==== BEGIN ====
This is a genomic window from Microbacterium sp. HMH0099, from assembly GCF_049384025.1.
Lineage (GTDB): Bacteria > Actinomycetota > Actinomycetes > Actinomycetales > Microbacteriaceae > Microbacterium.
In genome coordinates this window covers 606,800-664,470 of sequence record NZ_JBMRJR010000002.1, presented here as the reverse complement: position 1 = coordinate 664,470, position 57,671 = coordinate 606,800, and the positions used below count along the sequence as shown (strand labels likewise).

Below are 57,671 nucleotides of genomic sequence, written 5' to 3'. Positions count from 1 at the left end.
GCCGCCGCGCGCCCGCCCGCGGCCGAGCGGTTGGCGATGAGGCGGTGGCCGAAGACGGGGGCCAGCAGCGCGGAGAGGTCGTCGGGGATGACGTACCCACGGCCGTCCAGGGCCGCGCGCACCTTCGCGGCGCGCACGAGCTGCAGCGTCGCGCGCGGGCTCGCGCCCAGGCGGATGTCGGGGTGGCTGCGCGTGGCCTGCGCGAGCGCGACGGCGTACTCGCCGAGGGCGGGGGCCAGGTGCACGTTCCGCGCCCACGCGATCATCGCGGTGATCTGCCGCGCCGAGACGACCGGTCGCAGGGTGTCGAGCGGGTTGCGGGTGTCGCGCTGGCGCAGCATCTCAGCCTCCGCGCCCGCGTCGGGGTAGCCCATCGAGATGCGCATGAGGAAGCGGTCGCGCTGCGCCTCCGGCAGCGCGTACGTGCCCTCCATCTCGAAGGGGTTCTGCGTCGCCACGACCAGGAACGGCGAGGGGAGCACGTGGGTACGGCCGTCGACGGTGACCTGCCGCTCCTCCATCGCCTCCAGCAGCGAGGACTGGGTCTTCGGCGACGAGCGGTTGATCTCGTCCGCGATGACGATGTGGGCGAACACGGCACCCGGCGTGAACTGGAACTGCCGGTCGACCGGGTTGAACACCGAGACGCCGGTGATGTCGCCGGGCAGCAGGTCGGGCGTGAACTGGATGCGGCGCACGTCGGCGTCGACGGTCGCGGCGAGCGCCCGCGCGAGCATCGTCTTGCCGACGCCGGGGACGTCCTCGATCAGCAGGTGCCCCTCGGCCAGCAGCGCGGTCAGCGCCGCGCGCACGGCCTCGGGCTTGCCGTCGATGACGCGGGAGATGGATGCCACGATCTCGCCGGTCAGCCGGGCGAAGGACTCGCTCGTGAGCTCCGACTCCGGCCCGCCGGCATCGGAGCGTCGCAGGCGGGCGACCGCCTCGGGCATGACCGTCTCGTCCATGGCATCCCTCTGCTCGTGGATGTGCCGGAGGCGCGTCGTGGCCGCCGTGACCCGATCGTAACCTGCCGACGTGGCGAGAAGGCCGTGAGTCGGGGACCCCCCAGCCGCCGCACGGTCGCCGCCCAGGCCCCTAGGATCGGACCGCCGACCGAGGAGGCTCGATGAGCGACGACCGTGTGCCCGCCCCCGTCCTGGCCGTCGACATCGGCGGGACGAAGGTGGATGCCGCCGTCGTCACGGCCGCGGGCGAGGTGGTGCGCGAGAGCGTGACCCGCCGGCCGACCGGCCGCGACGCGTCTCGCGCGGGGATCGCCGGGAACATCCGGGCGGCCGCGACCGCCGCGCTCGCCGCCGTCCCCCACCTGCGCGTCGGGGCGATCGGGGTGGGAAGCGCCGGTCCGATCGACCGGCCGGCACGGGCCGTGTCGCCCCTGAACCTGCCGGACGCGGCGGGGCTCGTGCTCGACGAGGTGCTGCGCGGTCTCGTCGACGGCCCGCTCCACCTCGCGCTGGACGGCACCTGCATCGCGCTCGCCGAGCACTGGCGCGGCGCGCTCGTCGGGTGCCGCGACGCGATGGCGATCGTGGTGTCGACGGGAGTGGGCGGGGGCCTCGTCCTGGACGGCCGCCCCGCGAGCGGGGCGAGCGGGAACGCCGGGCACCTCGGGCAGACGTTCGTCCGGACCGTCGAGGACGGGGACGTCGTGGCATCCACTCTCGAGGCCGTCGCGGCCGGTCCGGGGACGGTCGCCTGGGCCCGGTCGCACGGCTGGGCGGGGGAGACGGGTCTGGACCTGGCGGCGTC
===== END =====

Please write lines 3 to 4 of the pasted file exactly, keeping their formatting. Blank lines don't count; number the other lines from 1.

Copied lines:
In genome coordinates this window covers 606,800-664,470 of sequence record NZ_JBMRJR010000002.1, presented here as the reverse complement: position 1 = coordinate 664,470, position 57,671 = coordinate 606,800, and the positions used below count along the sequence as shown (strand labels likewise).

Below are 57,671 nucleotides of genomic sequence, written 5' to 3'. Positions count from 1 at the left end.